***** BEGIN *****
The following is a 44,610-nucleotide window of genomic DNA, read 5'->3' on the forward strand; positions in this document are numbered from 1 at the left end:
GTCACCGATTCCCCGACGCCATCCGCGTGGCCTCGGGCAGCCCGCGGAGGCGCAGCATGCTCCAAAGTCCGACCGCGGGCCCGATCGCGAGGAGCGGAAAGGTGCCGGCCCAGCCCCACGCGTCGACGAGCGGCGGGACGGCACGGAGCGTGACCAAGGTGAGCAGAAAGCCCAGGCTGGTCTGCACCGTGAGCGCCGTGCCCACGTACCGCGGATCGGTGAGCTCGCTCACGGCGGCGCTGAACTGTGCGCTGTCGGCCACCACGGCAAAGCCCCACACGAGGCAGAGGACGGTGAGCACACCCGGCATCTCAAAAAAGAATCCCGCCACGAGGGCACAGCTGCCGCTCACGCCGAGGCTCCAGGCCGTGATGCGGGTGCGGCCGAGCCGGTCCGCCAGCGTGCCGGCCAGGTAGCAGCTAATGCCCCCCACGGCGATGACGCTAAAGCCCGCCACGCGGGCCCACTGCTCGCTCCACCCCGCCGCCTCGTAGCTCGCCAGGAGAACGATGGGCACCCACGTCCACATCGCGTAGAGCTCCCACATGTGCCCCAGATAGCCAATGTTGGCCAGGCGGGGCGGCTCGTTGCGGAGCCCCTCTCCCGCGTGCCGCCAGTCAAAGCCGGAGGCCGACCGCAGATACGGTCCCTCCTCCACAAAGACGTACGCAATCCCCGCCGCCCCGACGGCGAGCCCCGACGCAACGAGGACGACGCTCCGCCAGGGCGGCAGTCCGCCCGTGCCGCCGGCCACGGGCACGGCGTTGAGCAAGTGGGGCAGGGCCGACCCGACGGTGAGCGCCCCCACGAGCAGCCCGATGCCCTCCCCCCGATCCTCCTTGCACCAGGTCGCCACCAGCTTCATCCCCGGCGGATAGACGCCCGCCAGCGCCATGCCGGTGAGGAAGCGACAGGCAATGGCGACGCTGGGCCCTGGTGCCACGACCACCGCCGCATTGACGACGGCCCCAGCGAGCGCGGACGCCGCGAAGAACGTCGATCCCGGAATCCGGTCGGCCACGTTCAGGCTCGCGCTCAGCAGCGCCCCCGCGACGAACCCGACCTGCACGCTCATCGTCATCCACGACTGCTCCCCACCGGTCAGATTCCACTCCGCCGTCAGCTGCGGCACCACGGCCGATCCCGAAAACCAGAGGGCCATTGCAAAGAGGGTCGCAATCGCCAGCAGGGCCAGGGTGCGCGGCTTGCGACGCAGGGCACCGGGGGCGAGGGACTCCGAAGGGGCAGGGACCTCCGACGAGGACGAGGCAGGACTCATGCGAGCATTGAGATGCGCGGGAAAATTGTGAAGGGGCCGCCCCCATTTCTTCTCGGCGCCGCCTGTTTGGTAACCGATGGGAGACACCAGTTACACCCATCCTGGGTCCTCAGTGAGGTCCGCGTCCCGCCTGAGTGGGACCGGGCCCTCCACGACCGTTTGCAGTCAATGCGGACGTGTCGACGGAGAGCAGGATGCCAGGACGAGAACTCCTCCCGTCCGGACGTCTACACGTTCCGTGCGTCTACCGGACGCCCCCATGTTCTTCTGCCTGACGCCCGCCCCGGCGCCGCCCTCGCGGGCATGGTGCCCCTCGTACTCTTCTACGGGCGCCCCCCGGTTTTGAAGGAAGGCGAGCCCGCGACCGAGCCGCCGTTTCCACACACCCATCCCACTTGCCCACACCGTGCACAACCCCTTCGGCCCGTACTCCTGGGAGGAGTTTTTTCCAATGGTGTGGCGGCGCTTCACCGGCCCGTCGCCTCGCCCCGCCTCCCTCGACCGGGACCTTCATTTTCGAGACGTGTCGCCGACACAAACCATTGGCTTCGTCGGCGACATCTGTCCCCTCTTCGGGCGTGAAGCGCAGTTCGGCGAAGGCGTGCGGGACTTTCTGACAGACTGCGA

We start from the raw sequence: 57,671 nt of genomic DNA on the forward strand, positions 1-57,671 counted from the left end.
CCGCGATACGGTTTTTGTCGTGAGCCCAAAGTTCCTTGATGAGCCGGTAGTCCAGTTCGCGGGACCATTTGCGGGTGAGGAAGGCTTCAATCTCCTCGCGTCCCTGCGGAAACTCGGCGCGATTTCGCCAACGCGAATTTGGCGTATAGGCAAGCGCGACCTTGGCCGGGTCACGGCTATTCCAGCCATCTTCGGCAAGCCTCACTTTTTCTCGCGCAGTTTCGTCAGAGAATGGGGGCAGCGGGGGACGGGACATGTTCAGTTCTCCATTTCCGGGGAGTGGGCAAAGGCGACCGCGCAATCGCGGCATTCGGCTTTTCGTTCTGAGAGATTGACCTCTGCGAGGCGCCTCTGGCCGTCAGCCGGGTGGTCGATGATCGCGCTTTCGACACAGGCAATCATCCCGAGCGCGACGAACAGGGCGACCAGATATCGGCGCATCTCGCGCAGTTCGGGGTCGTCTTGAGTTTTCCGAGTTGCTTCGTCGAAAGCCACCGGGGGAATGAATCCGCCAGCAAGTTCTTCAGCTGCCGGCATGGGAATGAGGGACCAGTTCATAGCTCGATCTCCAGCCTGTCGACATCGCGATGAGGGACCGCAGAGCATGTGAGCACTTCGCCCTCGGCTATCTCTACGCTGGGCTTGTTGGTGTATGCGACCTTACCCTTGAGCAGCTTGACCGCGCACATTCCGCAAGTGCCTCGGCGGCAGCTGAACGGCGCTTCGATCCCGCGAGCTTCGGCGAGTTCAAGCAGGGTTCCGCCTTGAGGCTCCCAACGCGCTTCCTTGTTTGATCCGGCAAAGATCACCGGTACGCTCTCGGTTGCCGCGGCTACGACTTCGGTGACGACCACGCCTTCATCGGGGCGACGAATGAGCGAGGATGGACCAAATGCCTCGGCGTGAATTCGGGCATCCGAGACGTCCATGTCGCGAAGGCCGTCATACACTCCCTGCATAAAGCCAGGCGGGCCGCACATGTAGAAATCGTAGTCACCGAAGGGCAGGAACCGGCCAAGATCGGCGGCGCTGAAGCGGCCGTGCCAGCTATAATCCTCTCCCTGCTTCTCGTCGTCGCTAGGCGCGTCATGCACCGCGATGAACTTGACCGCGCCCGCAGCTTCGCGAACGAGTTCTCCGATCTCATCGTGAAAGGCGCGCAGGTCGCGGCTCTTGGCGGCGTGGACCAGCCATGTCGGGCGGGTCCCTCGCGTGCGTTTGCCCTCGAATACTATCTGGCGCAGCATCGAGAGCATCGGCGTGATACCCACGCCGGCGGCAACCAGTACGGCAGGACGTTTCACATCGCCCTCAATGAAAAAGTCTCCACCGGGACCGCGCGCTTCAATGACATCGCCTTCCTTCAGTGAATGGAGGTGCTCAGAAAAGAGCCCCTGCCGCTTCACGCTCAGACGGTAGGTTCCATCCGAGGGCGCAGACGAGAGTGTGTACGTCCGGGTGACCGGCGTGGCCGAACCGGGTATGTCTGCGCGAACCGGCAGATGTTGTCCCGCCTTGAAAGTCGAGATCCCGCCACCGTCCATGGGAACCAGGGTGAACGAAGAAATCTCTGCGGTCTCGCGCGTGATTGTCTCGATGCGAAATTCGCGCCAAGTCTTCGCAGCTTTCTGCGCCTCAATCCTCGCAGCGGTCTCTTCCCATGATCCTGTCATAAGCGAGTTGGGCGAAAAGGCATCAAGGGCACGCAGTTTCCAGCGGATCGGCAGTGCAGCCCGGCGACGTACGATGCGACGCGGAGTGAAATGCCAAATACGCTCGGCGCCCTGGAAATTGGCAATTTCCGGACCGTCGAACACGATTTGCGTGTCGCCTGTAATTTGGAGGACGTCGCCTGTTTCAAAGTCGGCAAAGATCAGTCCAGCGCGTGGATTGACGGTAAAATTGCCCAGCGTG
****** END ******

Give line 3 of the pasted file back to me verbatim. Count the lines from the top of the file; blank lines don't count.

We start from the raw sequence: 57,671 nt of genomic DNA on the forward strand, positions 1-57,671 counted from the left end.